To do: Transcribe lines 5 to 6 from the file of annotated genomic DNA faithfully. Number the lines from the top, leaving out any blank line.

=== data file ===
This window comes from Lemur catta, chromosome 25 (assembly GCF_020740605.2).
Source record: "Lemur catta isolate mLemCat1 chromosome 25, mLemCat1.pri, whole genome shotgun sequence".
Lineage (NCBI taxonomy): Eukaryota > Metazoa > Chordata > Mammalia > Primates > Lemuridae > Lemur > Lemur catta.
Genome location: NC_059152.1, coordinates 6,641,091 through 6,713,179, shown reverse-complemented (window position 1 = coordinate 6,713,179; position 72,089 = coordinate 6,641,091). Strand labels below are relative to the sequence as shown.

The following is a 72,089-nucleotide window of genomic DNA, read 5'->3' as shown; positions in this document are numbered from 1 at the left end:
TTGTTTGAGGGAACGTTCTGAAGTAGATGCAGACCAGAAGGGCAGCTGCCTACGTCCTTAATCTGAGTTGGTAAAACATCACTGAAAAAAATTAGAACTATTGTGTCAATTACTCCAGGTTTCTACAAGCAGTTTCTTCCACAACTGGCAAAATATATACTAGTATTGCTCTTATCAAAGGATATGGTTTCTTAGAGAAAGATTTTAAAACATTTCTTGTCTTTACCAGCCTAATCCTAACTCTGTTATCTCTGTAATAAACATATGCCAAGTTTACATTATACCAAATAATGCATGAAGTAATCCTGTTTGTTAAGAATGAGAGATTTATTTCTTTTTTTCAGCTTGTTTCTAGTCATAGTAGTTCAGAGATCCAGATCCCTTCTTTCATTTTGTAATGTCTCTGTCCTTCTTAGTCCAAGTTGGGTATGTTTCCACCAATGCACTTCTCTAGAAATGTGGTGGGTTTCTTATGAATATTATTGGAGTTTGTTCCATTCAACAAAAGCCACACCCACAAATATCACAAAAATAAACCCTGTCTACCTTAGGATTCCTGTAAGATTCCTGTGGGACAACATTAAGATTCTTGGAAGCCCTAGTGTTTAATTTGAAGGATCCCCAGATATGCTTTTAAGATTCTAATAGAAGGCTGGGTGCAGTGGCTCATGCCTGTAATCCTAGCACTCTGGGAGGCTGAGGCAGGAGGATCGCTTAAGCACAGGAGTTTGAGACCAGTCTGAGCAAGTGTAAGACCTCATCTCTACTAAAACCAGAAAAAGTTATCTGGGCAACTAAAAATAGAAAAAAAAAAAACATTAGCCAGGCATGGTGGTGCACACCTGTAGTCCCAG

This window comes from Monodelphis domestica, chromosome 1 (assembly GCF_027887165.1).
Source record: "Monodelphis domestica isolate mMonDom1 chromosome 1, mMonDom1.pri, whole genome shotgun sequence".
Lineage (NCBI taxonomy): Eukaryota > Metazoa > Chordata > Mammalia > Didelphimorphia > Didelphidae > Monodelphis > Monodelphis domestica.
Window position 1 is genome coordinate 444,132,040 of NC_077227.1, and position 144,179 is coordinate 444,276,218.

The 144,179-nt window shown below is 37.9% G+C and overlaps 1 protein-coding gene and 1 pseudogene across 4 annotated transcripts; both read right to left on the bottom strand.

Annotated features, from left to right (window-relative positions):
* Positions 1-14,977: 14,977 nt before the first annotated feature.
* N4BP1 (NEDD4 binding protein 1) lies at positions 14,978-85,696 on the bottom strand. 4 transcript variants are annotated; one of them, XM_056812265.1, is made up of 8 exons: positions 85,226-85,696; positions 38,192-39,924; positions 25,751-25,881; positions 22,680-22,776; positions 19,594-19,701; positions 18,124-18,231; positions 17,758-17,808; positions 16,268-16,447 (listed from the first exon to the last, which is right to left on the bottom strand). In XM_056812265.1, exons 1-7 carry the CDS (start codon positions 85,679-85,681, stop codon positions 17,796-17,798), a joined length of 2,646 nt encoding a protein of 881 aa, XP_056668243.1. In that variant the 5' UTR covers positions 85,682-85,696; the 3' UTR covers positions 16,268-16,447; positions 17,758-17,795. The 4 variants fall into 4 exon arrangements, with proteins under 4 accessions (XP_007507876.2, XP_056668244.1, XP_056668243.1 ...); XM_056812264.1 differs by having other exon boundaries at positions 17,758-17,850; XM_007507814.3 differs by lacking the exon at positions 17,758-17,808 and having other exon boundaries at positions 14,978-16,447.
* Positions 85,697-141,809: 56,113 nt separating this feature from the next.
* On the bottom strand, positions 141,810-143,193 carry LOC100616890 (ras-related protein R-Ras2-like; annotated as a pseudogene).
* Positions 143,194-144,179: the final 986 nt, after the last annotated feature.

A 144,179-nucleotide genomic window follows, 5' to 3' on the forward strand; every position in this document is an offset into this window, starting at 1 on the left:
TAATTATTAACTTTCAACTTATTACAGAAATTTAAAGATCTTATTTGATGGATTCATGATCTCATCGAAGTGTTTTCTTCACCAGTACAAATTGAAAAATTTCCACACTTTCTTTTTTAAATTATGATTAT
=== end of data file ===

The following is a 72,089-nucleotide window of genomic DNA, read 5'->3' as shown; positions in this document are numbered from 1 at the left end:
TTGTTTGAGGGAACGTTCTGAAGTAGATGCAGACCAGAAGGGCAGCTGCCTACGTCCTTAATCTGAGTTGGTAAAACATCACTGAAAAAAATTAGAACTATTGTGTCAATTACTCCAGGTTTCTACAAGCAGTTTCTTCCACAACTGGCAAAATATATACTAGTATTGCTCTTATCAAAGGATATGGTTTCTTAGAGAAAGATTTTAAAACATTTCTTGTCTTTACCAGCCTAATCCTAACTCTGTTATCTCTGTAATAAACATATGCCAAGTTTACATTATACCAAATAATGCATGAAGTAATCCTGTTTGTTAAGAATGAGAGATTTATTTCTTTTTTTCAGCTTGTTTCTAGTCATAGTAGTTCAGAGATCCAGATCCCTTCTTTCATTTTGTAATGTCTCTGTCCTTCTTAGTCCAAGTTGGGTATGTTTCCACCAATGCACTTCTCTAGAAATGTGGTGGGTTTCTTATGAATATTATTGGAGTTTGTTCCATTCAACAAAAGCCACACCCACAAATATCACAAAAATAAACCCTGTCTACCTTAGGATTCCTGTAAGATTCCTGTGGGACAACATTAAGATTCTTGGAAGCCCTAGTGTTTAATTTGAAGGATCCCCAGATATGCTTTTAAGATTCTAATAGAAGGCTGGGTGCAGTGGCTCATGCCTGTAATCCTAGCACTCTGGGAGGCTGAGGCAGGAGGATCGCTTAAGCACAGGAGTTTGAGACCAGTCTGAGCAAGTGTAAGACCTCATCTCTACTAAAACCAGAAAAAGTTATCTGGGCAACTAAAAATAGAAAAAAAAAAAACATTAGCCAGGCATGGTGGTGCACACCTGTAGTCCCAG